Gray Wolf Recovery
Gray wolves are native to the wild forests of the Clearwater Basin.  No one is certain if wolves in the Clearwater survived the US Biological Survey (known today as the USDA Wildlife Services) nation-wide predator eradication program in the early 20th Century. We do know that government officials verified that wolves had occupied habitat in the Weitas Creek and Kelly Creek drainages on the Clearwater National Forest in the 1970s. It’s possible wolves were present in the Clearwater when the federal government began gray wolf recovery efforts in the mid-1990s. Read more.





Wolverines need protection under the Endangered Species Act, USFWS Photo Credit

Wolverine Recovery
There are approximately 300 wolverines remaining in the Lower 48. More than half of the population exists in Montana, with smaller populations in Wyoming, Idaho and Washington. There has been a confirmed sighting(s) of the species in Oregon, California and Colorado. Research suggests that the biggest population of wolverines is in Glacier National Park, with the second biggest population (no one knows exactly how many) occurring in the Clearwater. Read more.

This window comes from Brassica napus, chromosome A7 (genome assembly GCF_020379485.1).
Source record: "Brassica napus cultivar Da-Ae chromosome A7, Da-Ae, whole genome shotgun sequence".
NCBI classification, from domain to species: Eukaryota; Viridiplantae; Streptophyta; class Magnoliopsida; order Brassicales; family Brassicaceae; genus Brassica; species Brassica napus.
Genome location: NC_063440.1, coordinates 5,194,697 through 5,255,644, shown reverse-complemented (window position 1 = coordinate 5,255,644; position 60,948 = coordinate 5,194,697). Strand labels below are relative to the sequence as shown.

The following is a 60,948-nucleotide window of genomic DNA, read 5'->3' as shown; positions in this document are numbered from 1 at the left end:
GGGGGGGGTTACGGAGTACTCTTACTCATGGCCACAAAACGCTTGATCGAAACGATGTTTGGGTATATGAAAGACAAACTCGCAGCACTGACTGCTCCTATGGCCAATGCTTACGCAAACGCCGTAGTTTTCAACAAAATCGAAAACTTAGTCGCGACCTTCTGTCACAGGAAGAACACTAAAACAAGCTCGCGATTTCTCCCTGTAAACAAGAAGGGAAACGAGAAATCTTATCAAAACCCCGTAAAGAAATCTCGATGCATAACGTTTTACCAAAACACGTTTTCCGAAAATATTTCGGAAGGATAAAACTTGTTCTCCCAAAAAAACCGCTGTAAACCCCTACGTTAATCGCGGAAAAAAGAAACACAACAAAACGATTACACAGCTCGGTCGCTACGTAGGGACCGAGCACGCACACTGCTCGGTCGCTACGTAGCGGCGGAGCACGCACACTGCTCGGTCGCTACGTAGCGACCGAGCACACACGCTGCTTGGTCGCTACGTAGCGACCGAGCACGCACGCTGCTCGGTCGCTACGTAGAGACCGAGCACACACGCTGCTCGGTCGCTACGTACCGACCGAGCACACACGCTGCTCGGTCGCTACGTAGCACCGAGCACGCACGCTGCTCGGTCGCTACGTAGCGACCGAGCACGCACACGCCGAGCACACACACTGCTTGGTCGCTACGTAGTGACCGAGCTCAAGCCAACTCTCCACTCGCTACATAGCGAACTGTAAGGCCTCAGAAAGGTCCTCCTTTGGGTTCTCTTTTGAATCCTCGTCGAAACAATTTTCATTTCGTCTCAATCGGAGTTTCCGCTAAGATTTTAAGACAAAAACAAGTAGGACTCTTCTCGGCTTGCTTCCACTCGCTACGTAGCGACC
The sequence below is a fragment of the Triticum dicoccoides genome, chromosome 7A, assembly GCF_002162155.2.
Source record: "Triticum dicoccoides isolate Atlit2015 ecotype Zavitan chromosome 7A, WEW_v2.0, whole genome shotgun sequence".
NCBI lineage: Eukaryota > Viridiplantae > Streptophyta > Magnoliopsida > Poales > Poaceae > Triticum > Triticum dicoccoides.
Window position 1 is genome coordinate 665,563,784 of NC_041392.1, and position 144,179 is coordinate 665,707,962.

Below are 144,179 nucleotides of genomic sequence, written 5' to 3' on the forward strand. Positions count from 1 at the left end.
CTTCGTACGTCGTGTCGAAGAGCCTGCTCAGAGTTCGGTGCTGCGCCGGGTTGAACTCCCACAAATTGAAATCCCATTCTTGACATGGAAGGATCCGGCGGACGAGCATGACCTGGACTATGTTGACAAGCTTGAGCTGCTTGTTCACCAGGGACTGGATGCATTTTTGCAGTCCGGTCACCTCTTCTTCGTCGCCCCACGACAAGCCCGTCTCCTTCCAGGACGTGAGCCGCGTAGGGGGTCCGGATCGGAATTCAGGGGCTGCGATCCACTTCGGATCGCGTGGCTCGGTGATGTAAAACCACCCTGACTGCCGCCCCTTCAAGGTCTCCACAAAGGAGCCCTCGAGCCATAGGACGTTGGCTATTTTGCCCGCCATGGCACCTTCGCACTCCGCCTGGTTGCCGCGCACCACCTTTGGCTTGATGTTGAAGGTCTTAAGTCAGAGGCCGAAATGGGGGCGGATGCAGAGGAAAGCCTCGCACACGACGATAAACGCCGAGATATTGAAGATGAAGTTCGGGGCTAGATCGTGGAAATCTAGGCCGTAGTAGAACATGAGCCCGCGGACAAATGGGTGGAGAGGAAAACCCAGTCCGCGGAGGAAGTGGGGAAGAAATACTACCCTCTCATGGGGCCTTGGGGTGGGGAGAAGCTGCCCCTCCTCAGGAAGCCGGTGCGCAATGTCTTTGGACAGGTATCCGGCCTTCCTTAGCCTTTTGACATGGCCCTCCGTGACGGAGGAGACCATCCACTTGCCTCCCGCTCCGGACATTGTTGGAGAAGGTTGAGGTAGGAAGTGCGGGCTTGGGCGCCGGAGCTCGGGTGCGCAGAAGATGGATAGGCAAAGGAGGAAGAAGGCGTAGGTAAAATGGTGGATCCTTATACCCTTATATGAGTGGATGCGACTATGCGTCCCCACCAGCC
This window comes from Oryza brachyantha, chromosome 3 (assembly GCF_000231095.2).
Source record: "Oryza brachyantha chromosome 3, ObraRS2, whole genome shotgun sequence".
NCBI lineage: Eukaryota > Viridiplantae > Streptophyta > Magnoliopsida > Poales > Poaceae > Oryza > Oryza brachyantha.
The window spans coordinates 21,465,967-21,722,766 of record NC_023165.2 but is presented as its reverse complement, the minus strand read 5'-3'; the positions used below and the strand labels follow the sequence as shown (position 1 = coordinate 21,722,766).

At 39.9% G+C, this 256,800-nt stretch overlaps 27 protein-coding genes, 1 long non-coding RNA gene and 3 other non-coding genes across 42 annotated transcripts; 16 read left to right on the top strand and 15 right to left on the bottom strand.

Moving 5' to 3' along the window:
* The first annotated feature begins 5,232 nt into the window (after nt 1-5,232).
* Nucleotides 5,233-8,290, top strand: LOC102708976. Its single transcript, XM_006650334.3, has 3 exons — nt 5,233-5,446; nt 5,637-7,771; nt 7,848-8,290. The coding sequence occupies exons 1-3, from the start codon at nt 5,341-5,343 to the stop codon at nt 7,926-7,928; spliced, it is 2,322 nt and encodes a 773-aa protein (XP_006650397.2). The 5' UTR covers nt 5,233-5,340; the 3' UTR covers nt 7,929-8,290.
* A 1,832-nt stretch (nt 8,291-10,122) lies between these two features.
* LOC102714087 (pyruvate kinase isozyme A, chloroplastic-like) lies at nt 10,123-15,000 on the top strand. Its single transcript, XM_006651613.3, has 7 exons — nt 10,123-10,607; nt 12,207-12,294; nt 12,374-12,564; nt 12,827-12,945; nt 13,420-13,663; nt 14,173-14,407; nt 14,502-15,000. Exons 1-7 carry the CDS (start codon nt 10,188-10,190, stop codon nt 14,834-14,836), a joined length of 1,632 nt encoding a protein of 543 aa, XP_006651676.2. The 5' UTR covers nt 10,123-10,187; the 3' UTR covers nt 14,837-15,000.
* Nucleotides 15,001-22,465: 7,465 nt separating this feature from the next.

Lynx need more designated critical habitat, USFWS Photo Credit

Canada lynx Recovery
Approximately 1,000 Canada lynx inhabit a portion of their historical range in the Lower 48. Lynx prefer forested and high-elevation areas, with small populations in Washington, Idaho, Montana, Wyoming, Utah and Colorado. Other populations occur in Maine and Minnesota. Research suggests there are approximately 100 lynx in Idaho, though there has not been a confirmed breeding pair in some time. A Forest Service wildlife biologist had a confirmed lynx sighting along the Lochsa River in the 2000′s. Learn more.




Clearwater Basin is a stronghold for Northern Rockies Fisher, USFWS Photo Credit

Fisher Recovery